Content Category

Literary Criticism

Abstract/Description

Abstract: “Violence and Identity in Native Son” examines the cycle of violence that begins with white objectification of blacks and ultimately results in extralegal black violence and legislated white violence. Richard Wright’s Native Son details this cycle as it is initiated by white objectification of blacks, creating owner-object relationships between members of the two races. Objectification leads to loss of identity and blindness, cultivating indifference and shame among members of black society. For the novel’s main character Bigger, shame produces violence. Violent acts become acts of creation that enable him to formulate identity in meaningful ways. This new understanding of violence prompts the audience to rethink traditional interpretations of black violence and question the forces behind it.

Origin of Submission

as part of a class

Faculty Involvement

Jamin Rowan

Location

4116 JFSB

Start Date

17-3-2016 12:15 PM

End Date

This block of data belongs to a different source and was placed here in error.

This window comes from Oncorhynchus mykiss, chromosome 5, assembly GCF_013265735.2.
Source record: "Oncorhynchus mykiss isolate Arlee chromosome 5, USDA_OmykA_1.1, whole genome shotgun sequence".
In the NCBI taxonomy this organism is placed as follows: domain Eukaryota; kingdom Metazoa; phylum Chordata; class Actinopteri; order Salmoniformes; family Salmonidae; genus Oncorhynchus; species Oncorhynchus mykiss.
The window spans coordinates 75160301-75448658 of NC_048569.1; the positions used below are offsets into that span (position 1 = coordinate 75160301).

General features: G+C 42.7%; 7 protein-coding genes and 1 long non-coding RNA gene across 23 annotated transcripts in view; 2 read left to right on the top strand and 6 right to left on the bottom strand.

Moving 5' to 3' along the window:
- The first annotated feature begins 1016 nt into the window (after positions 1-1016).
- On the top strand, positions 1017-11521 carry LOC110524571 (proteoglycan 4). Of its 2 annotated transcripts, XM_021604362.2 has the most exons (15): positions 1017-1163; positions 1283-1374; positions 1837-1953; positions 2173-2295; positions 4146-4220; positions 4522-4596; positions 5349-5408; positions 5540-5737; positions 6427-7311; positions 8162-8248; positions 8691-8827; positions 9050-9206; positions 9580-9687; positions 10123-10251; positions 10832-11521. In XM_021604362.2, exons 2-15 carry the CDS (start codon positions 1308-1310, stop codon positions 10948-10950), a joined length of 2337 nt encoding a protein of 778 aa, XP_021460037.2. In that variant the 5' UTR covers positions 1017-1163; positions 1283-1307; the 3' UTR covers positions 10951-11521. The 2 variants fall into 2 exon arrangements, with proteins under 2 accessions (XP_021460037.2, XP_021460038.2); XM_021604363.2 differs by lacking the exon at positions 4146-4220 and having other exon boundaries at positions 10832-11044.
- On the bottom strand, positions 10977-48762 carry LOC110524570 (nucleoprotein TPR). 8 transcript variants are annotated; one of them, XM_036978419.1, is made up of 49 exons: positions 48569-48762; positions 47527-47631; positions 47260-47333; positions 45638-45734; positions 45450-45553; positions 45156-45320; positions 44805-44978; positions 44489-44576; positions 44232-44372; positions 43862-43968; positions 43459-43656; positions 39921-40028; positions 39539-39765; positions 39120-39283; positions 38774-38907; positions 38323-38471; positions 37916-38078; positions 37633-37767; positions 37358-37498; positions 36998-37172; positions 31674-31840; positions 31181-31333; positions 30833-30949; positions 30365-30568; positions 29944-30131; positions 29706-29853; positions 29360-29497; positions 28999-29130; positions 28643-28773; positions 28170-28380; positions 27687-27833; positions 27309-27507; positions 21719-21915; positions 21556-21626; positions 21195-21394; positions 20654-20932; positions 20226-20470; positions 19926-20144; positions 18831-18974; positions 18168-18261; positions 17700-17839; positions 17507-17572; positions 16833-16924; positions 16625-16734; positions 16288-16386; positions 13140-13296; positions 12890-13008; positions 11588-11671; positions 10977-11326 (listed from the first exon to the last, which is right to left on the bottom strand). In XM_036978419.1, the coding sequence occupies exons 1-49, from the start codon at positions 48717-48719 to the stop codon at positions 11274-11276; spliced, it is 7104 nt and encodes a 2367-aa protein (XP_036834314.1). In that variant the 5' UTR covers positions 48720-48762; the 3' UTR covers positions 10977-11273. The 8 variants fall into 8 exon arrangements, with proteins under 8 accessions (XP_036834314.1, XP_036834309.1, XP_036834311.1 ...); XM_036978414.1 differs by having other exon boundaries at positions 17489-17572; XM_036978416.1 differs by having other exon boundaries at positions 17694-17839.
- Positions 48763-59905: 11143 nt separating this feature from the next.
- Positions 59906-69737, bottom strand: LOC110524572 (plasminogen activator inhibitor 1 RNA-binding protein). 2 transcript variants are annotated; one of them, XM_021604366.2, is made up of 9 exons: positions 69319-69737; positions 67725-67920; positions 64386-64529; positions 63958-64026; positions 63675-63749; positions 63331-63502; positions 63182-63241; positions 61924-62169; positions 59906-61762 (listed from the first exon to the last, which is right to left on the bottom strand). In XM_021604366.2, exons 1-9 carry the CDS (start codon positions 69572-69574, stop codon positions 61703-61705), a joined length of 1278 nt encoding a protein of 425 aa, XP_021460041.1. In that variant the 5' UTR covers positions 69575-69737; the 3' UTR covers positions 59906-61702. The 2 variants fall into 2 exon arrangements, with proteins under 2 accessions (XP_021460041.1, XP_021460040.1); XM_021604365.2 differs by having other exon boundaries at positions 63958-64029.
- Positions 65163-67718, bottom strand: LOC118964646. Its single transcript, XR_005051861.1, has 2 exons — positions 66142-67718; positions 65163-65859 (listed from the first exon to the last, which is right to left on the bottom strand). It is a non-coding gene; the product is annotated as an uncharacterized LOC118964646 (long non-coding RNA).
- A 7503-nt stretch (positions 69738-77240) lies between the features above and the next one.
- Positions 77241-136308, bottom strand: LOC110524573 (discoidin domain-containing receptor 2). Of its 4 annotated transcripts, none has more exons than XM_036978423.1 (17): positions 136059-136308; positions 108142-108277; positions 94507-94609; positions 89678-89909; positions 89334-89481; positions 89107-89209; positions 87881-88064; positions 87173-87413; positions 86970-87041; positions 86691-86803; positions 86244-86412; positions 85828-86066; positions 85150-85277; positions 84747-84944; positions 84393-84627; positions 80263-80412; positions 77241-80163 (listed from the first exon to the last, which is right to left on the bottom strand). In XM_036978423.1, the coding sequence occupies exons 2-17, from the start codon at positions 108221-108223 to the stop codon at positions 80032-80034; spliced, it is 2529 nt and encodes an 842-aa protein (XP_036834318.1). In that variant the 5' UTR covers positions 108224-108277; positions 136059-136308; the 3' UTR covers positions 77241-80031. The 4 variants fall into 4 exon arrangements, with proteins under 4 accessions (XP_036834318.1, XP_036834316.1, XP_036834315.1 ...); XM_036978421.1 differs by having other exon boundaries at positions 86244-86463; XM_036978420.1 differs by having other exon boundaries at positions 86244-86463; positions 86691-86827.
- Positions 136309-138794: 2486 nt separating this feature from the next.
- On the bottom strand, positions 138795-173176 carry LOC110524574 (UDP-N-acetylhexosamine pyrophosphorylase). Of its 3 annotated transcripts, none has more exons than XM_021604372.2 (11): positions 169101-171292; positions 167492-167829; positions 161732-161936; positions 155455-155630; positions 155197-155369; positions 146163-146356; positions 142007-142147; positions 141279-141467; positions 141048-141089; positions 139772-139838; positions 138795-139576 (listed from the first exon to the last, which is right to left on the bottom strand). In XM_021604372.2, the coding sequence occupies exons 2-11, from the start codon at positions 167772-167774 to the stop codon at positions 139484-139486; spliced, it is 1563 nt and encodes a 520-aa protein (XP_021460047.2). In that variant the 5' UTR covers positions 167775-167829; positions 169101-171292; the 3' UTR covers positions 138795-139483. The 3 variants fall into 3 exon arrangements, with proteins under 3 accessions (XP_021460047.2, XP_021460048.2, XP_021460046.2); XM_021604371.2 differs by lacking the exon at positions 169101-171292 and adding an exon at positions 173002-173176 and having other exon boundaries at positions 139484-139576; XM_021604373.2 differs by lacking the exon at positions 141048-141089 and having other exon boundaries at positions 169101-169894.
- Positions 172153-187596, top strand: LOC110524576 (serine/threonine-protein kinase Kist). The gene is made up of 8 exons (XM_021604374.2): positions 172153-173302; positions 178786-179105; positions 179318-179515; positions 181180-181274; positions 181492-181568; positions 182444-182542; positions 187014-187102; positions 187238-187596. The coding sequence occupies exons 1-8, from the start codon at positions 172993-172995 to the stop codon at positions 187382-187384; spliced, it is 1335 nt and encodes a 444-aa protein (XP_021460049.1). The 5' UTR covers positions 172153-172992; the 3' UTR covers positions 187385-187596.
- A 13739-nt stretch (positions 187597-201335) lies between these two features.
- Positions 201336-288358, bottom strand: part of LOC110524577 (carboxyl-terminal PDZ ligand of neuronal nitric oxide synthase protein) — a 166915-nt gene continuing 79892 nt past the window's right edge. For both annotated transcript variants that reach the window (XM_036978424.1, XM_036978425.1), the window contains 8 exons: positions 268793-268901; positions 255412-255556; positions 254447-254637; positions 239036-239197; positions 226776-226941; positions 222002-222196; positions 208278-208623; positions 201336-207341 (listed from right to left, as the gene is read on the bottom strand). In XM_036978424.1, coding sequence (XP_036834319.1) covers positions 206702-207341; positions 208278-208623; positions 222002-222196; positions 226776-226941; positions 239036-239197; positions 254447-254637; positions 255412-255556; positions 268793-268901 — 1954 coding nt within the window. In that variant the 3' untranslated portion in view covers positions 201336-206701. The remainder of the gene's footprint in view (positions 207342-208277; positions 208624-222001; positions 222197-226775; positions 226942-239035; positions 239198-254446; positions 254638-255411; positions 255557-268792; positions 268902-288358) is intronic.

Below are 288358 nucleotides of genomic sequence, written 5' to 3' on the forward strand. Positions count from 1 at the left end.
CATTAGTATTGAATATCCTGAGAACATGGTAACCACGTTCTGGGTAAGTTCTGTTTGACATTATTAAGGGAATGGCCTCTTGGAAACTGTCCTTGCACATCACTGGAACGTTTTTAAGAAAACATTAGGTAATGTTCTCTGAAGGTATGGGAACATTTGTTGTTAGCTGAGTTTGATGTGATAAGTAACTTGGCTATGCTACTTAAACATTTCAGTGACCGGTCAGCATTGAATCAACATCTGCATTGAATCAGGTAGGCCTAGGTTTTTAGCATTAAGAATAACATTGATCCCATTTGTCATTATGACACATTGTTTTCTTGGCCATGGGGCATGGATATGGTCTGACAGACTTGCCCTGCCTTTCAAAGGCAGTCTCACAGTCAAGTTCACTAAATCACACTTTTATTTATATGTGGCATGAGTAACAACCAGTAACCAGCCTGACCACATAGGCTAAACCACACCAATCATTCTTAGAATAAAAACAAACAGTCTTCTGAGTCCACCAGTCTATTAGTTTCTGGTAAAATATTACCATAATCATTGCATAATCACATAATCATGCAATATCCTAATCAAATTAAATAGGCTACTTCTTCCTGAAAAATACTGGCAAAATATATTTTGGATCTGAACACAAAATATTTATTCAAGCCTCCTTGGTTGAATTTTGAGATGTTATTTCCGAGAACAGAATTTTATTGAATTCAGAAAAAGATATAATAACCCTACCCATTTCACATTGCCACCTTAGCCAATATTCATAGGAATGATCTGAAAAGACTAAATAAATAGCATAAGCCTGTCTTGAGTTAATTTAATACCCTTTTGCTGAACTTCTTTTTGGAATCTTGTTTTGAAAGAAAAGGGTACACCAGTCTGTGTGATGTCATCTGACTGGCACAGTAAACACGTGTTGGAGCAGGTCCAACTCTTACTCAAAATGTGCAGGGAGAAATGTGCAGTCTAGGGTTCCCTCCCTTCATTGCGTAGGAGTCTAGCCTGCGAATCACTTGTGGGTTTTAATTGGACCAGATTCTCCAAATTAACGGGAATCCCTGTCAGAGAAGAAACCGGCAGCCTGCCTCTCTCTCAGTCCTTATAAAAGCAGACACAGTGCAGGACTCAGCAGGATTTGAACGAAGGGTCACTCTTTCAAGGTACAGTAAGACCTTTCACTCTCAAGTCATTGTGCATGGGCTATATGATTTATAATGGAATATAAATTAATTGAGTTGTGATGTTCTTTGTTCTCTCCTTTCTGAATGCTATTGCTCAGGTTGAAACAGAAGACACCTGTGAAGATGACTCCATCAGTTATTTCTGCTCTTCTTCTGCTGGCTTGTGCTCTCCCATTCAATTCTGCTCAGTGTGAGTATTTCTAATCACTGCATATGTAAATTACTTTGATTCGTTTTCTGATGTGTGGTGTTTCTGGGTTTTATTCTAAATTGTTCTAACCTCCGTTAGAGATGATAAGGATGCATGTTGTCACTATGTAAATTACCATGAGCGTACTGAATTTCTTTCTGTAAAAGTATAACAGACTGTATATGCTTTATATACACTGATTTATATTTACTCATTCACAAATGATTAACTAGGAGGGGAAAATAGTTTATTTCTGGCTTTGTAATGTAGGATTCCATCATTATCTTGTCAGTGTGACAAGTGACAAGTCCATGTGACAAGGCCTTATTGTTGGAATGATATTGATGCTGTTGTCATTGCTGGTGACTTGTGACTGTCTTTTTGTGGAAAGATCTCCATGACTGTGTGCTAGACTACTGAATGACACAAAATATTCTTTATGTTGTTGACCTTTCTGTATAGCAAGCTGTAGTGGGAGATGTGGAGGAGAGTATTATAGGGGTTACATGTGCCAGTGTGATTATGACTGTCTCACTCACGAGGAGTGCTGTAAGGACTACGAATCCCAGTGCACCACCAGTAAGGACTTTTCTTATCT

17-3-2016 1:15 PM

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Mar 17th, 12:15 PM Mar 17th, 1:15 PM

Violence and Identity in Native Son

4116 JFSB

Abstract: “Violence and Identity in Native Son” examines the cycle of violence that begins with white objectification of blacks and ultimately results in extralegal black violence and legislated white violence. Richard Wright’s Native Son details this cycle as it is initiated by white objectification of blacks, creating owner-object relationships between members of the two races. Objectification leads to loss of identity and blindness, cultivating indifference and shame among members of black society. For the novel’s main character Bigger, shame produces violence. Violent acts become acts of creation that enable him to formulate identity in meaningful ways. This new understanding of violence prompts the audience to rethink traditional interpretations of black violence and question the forces behind it.